Breach of a duty to inform: who bears the burden of proof?

The Court of Cassation recently stated that it is up to the party claiming to have been inadequately informed to prove the alleged breach of a specific duty to inform. Although the judgment concerned a medical liability case, it could also be relevant in other situations where there are information obligations, such as in the financial sector.

In the case at hand, a patient sustained injuries falling from a scanning bed, allegedly due to the failure by a nurse to provide information after a CT scan. In the context of a non-contractual liability claim, the question emerged as to who bears the burden of proof concerning the nurse's alleged failure to comply with the duty to provide information to the patient.

In its judgment of 11 January 2019, the Court of Cassation ruled that when the injured party claims that the injury was caused by a breach of the general duty of care because the defendant did not provide certain information, the injured party has to prove not only that the defendant should have provided the information, but also that the information was not provided. In short, the patient has to prove both that the nurse should have given him the necessary information and that the nurse failed to do so.

With this judgment, the Court of Cassation seems to confirm its earlier judgment dated 16 December 2004. According to this case law, a patient who claims that a doctor has not complied with his duty to provide information, and that the patient consequently suffered damage, must prove it. In this respect, the Court of Cassation also specified that the proof of a negative fact cannot be assessed with the same strictness as the proof of a positive fact, although this may not entail a reversal of the burden of proof.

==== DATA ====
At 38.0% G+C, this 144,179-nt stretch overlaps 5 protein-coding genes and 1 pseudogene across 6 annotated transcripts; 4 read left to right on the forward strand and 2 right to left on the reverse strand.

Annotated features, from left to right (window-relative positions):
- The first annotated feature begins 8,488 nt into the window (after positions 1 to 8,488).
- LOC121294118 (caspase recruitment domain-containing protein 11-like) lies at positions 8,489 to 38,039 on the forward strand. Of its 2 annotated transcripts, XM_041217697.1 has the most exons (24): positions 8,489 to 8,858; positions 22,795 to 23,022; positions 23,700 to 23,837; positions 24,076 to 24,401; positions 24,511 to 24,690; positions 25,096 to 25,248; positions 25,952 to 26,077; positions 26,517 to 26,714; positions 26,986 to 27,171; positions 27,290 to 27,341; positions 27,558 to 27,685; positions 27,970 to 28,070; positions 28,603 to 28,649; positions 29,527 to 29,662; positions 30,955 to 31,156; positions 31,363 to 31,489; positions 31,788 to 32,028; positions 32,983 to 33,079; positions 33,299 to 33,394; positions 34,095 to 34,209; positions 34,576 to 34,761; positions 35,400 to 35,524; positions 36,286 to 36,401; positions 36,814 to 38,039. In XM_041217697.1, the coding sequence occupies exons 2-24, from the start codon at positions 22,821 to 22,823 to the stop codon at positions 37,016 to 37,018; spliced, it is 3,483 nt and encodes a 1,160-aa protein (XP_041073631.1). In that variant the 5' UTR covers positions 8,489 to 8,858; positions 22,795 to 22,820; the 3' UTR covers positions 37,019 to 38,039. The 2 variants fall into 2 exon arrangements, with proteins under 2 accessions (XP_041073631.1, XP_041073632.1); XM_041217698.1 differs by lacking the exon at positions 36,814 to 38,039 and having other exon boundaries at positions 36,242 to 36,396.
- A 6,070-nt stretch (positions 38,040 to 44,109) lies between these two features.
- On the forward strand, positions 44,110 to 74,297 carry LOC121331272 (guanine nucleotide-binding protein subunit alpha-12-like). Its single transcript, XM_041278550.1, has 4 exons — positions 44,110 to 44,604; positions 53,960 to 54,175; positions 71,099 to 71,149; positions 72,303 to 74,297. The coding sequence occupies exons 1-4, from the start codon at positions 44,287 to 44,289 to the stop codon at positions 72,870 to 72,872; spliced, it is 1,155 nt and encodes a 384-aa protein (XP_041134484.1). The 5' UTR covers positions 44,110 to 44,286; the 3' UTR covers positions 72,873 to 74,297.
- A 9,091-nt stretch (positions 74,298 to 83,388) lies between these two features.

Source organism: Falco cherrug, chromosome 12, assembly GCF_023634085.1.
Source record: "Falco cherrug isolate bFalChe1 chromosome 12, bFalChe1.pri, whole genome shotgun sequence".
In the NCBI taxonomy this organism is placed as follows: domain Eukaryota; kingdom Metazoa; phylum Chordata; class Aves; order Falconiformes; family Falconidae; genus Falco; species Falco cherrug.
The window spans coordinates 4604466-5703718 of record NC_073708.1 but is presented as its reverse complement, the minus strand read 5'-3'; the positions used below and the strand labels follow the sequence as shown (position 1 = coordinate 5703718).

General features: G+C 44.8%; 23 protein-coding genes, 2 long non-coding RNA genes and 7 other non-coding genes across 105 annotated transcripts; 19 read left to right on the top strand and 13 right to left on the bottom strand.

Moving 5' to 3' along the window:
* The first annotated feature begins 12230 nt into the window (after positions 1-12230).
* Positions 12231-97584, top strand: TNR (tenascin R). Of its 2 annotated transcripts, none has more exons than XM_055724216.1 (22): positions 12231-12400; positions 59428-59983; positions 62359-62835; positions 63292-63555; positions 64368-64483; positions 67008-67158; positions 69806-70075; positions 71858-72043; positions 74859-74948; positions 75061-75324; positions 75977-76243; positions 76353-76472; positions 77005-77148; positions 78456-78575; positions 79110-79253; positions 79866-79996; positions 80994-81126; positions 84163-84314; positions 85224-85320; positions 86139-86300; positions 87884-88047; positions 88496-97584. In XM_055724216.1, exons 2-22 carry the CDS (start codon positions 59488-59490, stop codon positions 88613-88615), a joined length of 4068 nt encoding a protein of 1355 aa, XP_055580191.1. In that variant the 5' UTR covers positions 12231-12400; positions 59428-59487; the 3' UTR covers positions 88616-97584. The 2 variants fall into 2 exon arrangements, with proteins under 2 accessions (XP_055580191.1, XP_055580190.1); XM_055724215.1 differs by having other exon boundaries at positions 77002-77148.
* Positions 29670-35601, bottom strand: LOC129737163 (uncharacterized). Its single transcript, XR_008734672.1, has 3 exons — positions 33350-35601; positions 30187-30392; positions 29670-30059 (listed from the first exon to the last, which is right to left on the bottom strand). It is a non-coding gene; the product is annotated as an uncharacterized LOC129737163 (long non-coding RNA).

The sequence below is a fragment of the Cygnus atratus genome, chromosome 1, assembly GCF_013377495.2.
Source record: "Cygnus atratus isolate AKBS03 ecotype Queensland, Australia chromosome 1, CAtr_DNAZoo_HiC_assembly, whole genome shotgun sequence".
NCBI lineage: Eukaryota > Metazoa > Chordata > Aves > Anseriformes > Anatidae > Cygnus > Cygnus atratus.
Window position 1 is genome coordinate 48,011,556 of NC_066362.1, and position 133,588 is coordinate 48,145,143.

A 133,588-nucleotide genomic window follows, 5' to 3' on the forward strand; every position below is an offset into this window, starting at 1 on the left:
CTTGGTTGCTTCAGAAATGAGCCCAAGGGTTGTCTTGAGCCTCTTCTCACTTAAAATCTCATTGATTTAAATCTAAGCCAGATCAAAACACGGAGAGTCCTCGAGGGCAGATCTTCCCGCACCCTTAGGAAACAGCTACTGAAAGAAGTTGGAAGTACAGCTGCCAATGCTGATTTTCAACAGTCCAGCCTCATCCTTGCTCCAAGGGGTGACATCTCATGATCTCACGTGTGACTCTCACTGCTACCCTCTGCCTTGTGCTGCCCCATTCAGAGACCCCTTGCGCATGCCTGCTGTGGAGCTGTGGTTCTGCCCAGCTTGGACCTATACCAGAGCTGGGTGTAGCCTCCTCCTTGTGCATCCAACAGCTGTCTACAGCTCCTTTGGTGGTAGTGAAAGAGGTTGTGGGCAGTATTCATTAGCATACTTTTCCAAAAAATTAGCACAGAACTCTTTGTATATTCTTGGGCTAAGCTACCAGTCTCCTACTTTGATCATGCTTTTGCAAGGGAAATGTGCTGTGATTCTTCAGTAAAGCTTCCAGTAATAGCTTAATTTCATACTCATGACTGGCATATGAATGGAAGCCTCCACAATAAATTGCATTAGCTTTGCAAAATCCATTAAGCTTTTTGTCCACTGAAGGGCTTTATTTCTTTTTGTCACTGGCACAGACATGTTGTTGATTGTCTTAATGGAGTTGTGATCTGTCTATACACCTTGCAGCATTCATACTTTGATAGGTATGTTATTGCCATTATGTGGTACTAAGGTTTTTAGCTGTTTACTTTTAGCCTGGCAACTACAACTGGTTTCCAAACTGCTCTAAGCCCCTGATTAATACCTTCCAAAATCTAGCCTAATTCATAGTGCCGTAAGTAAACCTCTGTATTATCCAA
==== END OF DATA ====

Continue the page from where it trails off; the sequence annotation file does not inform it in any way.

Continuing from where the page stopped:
Further, the question arises how the judgment of 11 January 2019 relates to the judgment of 25 June 2015. In the latter judgment, the Court of Cassation accepted, with regard to a dispute concerning attorney's fees, that an attorney claiming to have informed his client sufficiently needs to prove that he performed his duties to inform his client, and that the client does not have to prove the negative fact that the necessary information was not provided to him.

This case law will undoubtedly continue to be much debated. It is not only of importance in cases of medical injuries or attorney–client disputes, but can also be relevant in other sectors. For example, in cases of bank liability, the question often arises as to who should prove the failure to comply with certain information obligations.